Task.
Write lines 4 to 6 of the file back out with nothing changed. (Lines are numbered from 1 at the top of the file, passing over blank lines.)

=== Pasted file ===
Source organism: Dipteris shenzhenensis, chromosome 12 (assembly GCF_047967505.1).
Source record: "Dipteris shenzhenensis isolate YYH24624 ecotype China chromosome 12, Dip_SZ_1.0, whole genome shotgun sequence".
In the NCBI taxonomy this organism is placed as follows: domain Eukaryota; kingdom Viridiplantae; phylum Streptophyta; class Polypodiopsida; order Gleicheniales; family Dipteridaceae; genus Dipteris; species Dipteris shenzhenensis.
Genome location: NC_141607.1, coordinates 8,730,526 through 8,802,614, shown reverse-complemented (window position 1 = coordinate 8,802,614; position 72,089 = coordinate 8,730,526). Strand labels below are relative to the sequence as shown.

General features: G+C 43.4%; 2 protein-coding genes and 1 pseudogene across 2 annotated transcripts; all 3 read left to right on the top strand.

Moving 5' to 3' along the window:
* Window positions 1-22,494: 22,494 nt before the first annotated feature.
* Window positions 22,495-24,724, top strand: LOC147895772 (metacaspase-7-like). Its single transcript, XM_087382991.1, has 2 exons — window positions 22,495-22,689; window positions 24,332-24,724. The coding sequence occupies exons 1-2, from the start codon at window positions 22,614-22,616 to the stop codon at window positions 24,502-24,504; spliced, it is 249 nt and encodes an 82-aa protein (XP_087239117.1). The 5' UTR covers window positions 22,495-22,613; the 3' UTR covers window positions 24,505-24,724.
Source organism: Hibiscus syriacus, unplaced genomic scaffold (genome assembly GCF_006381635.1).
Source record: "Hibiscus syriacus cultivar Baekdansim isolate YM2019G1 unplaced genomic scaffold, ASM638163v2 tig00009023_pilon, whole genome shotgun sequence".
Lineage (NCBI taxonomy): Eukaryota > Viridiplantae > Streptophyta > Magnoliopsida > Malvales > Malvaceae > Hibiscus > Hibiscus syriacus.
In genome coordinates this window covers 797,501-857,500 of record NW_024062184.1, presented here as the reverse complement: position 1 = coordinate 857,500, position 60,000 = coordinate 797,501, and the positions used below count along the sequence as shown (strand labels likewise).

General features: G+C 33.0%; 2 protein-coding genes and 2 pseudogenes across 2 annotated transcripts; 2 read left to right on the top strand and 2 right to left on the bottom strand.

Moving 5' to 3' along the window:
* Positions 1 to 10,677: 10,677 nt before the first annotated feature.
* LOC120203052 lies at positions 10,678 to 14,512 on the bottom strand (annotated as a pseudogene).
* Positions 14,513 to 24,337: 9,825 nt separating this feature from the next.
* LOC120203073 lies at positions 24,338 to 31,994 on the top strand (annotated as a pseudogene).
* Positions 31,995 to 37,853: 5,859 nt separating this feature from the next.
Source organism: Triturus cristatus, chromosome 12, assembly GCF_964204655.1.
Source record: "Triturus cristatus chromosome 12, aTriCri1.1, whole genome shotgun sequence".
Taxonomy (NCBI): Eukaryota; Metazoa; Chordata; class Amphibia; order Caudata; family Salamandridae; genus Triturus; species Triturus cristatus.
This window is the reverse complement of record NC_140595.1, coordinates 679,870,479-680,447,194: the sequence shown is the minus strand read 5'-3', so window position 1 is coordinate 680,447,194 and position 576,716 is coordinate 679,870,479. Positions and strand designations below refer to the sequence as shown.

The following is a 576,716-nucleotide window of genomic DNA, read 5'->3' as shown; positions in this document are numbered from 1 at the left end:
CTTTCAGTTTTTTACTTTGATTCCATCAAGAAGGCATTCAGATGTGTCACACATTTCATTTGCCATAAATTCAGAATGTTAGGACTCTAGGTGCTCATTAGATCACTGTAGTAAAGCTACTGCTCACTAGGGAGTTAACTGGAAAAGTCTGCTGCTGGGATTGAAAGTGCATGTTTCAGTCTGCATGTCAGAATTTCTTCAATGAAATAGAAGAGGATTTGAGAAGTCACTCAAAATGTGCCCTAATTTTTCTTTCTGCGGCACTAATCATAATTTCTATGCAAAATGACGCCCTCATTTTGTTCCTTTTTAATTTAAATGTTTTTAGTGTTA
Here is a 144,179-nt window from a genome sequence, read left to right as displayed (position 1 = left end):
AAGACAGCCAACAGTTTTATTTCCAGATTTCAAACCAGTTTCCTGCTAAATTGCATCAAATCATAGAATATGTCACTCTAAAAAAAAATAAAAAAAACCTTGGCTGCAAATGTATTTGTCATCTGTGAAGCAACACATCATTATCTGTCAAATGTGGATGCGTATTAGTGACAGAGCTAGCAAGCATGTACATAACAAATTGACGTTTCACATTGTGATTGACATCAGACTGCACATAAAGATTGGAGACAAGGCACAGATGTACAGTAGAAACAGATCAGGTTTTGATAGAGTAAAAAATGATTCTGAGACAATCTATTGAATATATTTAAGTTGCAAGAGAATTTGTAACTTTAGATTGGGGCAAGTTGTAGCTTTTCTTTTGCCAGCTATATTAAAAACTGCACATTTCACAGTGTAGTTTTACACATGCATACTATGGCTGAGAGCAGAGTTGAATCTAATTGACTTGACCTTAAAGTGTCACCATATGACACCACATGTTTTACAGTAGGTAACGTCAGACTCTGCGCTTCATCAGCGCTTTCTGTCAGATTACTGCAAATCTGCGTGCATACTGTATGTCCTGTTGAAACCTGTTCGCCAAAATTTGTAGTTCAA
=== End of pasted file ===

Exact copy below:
Genome location: NC_141607.1, coordinates 8,730,526 through 8,802,614, shown reverse-complemented (window position 1 = coordinate 8,802,614; position 72,089 = coordinate 8,730,526). Strand labels below are relative to the sequence as shown.

General features: G+C 43.4%; 2 protein-coding genes and 1 pseudogene across 2 annotated transcripts; all 3 read left to right on the top strand.

Moving 5' to 3' along the window: